One question we encounter with every project is "how long will take?" or "Can it be be done by (insert date)" and It's not unusual to come up as early as the initial phone call. For as much as we know, and as skilled as we are, vital details necessary to evaluate the project will most certainly be missing without a longer conversation making it nearly impossible to provide an honest answer at this stage.
It’s not our intention to downplay the question and there may be legitimate, time-sensitive reasons behind the request. For example the client may be attending a conference in a few months, unveiling an important marketing campaign, or maybe it’s just that their boss has set a strict timeline.
Whatever the case may be, it’s an important question that we are willing to discuss in order to manage client expectations. When we’re told it’s going to be an hour long wait to board a plane and it takes an hour and a half, we get angry. Now imagine that we were told our wait would be three hours and we boarded in that same hour and a half, we’re overjoyed. It’s all about expectations.
It’s both easy and tempting to overpromise and underdeliver and that in turn creates a competition in the eyes of the client. Because whichever company can convince the client they can do it the fastest wins and no matter how over-deadline the project ends up — the client will only delay the deadline further by finding someone else to work with.
Studies show that virtually any kind of tech project is almost always delivered late. According to a study by McKinsey , “On average, large IT projects run 45 percent over budget and 7 percent over time, while delivering 56 percent less value than predicted.” Statistically speaking, your project will not be done by the estimated deadline.
So if we can’t set a realistic deadline or we’ll lose the job, and we can’t set an overly optimistic deadline because we refuse to deliver projects late, what do we do?
We remove the deadline from being a competitive issue.
Tech project deadlines are a two-way street, between provider and client. The client contributes just as much toward the deadline as the designers, if not more.
We can’t necessarily estimate how long your project will take without having a firm understanding of your needs, goals, and general reaction time. For example, will it take 48 hours to get an emailed response from you or a couple of weeks? There are dozens, if not hundreds, of back-and-forths between client and designer over the life of a project.
When estimating the project’s schedule, we're working backward from the intended deadline. In our estimates, we include an average response time, and then add a little bit of cushioning, just to be safe.
Even better, our deadline estimates not only include your project needs, but also account for your availability, response time, input, and more, because it takes both the designer and the client to determine a reliable work schedule.
According to a recent Clutch article , “when a team misses a deadline for an IT project, it’s more likely to go over budget.” Instead of setting a deadline that may be arbitrary — or not tied to real-life events or goals — it is exponentially better to set a non-arbitrary deadline — or a date that is connected to real-life events or goals.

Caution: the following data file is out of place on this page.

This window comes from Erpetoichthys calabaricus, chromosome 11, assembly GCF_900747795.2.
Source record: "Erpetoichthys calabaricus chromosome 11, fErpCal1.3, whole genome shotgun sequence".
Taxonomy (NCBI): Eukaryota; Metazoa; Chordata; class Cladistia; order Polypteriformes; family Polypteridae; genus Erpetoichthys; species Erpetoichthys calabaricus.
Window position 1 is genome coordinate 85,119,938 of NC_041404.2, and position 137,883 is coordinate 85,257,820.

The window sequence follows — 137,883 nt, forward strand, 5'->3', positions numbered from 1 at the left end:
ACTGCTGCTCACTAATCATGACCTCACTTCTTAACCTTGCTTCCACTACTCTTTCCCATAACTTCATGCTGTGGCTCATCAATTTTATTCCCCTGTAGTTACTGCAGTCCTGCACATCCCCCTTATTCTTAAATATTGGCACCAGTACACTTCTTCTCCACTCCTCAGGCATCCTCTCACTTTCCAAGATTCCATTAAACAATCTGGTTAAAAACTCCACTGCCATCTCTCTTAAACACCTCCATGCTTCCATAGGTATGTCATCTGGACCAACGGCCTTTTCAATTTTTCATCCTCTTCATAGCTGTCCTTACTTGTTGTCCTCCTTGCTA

Are you going to a conference this summer and want your site up on that big screen? Or are you doing a big marketing push starting on a certain date and you need the site live by then?
Shooting for a reality-based deadline does several great things for the working relationship:
If your project is time-sensitive, you should be asking yourself: “Is it better to have it done as quickly as possible, or is it better for it to be right?”
When you hire Doc4 you have chosen to hire website designers and developers because one or more aspects of your project is custom-built – that is, what we are building has never been built before, at least not like this. This means no one can tell you with any certainty how long the project will take.
At Doc4 Design, we’ve found that every new, custom-built design is best created through an iterative approach:
We refuse to set impossible expectations. However, we will go the extra mile to balance your expectations with your needs. And while each individual customer is one-of-a-kind with a unique project timeline, we’ll try to be as transparent as possible by giving you a realistic deadline that you can rely on — it may be a later date than you’d hoped, but it is reliable!
We’ve found that the best way to ensure you're not wasting time or money is to connect the final payment to the final deliverables. Our standard payment structure works like this: 50 percent upfront, and 50 percent upon delivery. We do this because it ensures everyone is on the same team — clients, designers, developers, and everyone in between. Not only is there no benefit in us taking a long time, but it is also detrimental to us for it to take any longer than necessary – and this is by design.
If a deadline must be set , let’s agree to set a non-arbitrary, realistic deadline. But if at all possible, let’s just not set a deadline at all – instead let’s get started and work as quickly as is appropriate to ensure a great project launch. Give us a call at (479) 202-8634 or email us to discuss your deadline today.